If you went online this Thanksgiving holiday weekend, you probably encountered a post (or 20) about net neutrality. Prompted by the Federal Communications Commission’s (FCC) proposal to repeal its 2015 Open Internet Order, social media was inundated with alarmist screeds lamenting the demise of “the internet as we know it.”
But as with many social media outbursts, the rhetoric far outpaces reality. The proposed order would restore the legal framework that governed broadband providers until 2015 — the framework under which “the internet as we know it” grew and flourished. And it would restore the Federal Trade Commission’s (FTC) authority to regulate broadband providers’ business practices (including consumer privacy), which was stripped by the FCC in 2015.
That’s not to say that there are no good arguments for and against net neutrality. But the nuances of the debate are not easily reducible to 140 (or even 280) character sound bites. This blog post is designed as a primer for those interested in getting up to speed on the net neutrality debate.
What is net neutrality?
Net neutrality is the idea that broadband providers should treat all internet traffic the same, regardless of its content or sender. In 2015, the FCC enshrined this principle in a rule that prohibited broadband providers from blocking or throttling internet content, from prioritizing some traffic over others on its network for a fee, and from otherwise engaging in conduct that would unreasonably interfere with or disadvantage the ability of internet content providers to reach consumers or vice versa. To provide legal authority for this rule, the FCC reclassified broadband providers as Title II common carriers, subjecting them to the regulatory framework written to govern the old wireline telephone network.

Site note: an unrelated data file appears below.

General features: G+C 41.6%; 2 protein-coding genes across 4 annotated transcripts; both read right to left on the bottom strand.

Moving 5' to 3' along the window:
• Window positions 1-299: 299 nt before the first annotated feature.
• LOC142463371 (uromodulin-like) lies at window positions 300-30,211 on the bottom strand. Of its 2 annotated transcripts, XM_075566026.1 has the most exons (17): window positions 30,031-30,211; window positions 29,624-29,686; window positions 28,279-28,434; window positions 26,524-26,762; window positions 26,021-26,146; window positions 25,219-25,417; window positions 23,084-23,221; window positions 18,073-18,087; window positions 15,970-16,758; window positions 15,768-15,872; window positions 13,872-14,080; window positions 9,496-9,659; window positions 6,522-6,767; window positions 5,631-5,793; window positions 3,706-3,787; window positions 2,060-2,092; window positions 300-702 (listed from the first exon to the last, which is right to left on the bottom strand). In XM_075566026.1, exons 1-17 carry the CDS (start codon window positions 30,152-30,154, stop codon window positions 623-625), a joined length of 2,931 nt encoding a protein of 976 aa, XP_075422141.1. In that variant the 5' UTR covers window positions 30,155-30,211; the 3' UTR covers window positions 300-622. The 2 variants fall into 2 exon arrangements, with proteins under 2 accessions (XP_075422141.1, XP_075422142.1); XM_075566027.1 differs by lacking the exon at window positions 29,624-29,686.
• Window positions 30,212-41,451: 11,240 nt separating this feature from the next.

Why might that be important?
Proponents argue these rules are necessary because of the unusual position that broadband providers play in the internet ecosystem. Broadband providers control the route between a consumer and the internet. Critics fear that a broadband provider may abuse this position by blocking information with which the company disagrees, or by favoring traffic from affiliated companies over internet-based competitors. They also fear that allowing paid prioritization would favor well-funded internet content providers over less wealthy startups.
Are these concerns valid?
The speech concern seems specious. Broadband providers have never blocked content with which they disagree, and any attempt to do so would likely face public condemnation. Perhaps the most high-profile silencing of an online voice came earlier this year, when the neo-Nazi Daily Stormer newsletter was shut down following the Charlottesville rally. But it was suppressed not by broadband providers but by companies such as GoDaddy, Google, and Cloudflare. The Daily Stormer incident revealed that there are multiple chokepoints in the internet ecosystem, which undermines the argument that broadband providers pose a unique threat to the flow of information online.
The anticompetitive concerns are somewhat stronger. Broadband providers have incentives to favor affiliated companies over unaffiliated competitors. In 2005, a small telephone company called Madison River blocked its internet customers from using Vonage’s internet-based phone service because it feared customers would cancel their telephone service. One could imagine a broadband provider with a cable affiliate taking similar action to disadvantage Netflix or other internet-based video competitors.